Written by Gerhard van Niekerk
For billions of years, animals have learnt the skills required to survive and escape predation, adapting to their environment and learning a few tricks along the way. Unfortunately those that failed to do this did not last long.
These survivors designed ways to transmit misinformation to potential predators – such as looking toxic to predators – when in reality they are harmless. When these crafty animals escaped by using this misinformation, they passed these life-saving genes and survival skills on to the next generation.
According to Mitchell and Thomson, there are four basic levels of deception found in organisms:
• False markings on body
• False behaviour
• Feigning death
• Verbal deception
Here are only a few examples of those deceptive creatures that can be found in South Africa
Stonefish (Synanceia spp)
As a master of camouflage, the stonefish can blend in perfectly with its surroundings, making it look like a harmless stone amongst the coral, when in truth they are one of the most venomous fish around. They have a sharp dorsal fin that can deliver a very venomous and painful sting, so divers need to be extra cautious when diving in areas where this fish is found.
Common diadem butterfly (Hypolimnas misippus)
As true masters of deception, the female of this butterfly species mimics the colours of the African monarch butterfly (Danaus chrysippus aegyptius). They do this because the African monarch is toxic and foul tasting, and therefore has few predators and will generally be left alone. This mimicry – when an edible animal resembles one that is usually avoided by predators – is known as Batesian mimicry.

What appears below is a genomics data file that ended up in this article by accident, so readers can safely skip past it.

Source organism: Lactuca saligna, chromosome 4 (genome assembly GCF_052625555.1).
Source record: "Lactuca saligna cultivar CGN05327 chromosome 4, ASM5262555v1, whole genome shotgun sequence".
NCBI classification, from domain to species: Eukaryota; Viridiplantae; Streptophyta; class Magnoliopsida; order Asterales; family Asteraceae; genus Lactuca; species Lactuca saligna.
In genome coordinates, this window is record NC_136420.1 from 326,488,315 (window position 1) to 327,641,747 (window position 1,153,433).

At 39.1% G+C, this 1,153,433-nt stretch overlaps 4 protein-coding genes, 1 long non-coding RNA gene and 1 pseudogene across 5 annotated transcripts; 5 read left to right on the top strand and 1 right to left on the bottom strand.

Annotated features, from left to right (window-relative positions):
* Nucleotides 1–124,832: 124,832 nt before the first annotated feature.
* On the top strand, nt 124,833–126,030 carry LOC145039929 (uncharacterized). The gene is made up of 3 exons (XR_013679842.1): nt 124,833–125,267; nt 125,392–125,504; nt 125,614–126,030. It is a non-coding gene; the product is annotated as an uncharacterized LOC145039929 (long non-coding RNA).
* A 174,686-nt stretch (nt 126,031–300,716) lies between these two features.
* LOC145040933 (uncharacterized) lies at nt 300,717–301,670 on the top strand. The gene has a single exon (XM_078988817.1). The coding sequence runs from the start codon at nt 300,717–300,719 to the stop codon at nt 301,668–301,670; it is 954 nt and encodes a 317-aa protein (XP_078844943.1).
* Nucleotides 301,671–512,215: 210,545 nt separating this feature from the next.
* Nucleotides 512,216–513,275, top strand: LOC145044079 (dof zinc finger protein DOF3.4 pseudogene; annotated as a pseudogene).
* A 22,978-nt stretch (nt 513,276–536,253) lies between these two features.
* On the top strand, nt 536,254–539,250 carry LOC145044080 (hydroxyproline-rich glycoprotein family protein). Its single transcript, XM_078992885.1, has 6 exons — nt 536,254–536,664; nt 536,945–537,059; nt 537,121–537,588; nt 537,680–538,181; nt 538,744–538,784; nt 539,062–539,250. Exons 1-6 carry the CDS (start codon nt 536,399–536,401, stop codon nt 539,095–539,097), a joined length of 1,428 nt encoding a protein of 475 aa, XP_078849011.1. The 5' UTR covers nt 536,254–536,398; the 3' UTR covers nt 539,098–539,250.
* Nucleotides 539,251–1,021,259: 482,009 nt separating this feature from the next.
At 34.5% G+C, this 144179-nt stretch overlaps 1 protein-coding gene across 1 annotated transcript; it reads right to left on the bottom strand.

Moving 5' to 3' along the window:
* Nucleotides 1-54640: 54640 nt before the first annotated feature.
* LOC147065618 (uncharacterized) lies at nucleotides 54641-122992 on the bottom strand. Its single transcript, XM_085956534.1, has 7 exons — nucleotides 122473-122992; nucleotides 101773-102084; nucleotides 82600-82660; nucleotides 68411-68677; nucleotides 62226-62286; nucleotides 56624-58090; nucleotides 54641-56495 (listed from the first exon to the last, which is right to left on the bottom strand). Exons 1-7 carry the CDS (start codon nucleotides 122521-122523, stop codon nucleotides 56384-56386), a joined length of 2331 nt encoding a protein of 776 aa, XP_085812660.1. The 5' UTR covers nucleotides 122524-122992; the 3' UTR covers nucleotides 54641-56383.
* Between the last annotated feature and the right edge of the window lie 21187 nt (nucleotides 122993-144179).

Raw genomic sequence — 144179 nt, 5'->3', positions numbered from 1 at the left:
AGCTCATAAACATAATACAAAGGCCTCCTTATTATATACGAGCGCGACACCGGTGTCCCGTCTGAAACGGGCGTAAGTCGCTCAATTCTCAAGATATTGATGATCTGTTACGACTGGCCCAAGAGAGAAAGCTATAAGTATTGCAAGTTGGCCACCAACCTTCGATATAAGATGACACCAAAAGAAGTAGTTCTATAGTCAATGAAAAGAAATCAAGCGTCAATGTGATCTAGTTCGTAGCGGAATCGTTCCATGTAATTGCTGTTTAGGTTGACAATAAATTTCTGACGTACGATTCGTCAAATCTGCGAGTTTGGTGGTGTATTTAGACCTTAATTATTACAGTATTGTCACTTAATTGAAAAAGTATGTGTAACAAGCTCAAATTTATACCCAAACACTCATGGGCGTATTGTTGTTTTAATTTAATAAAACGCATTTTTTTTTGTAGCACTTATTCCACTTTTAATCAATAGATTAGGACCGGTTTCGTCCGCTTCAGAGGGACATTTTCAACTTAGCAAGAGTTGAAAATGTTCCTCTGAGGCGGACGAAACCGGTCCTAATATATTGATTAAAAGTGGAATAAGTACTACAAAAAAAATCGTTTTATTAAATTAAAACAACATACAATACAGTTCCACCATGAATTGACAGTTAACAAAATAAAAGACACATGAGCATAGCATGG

Rinkhals snake (Hemachatus haemachatus)
Apart from the fact that they have various colourations to possibly create misinformation, the rinkhals will feign death in a very convincing manner when it feels threatened, only to bite the predator (such as birds of prey) when it attempts to pick it up.
Fork-tailed drongo (Dicrurus adsimilis)
These clever, aggressive and fearless little birds have been called the ‘little liars’ of the bushveld – they can even sound fake alarms to get a free take-away meal! Out in the bush, the fork-tailed drongo can be seen around other species like smaller birds and dwarf mongooses. They wait for these smaller species to find food and then make use of deceptive mimicked alarms to steal the food! Animals like the dwarf mongoose will never ignore alarm calls, even if that means that they drop their insect catch and flee to safety.
They have also been known to mimic the call of the territorial pearl-spotted owlet (Glaucidium perlatum), which often will approach the drongo, thinking it is another owlet. There is much speculation as to why the drongo would call in these owls – some say that the drongo will attempt to injure or even kill the owlets.
It is absolutely incredible how animals have been able to devise so many different ways to deceive their potential predators. For Bushwise students to see some of these adaptions and survival skills in action is always a fascinating and rewarding experience.
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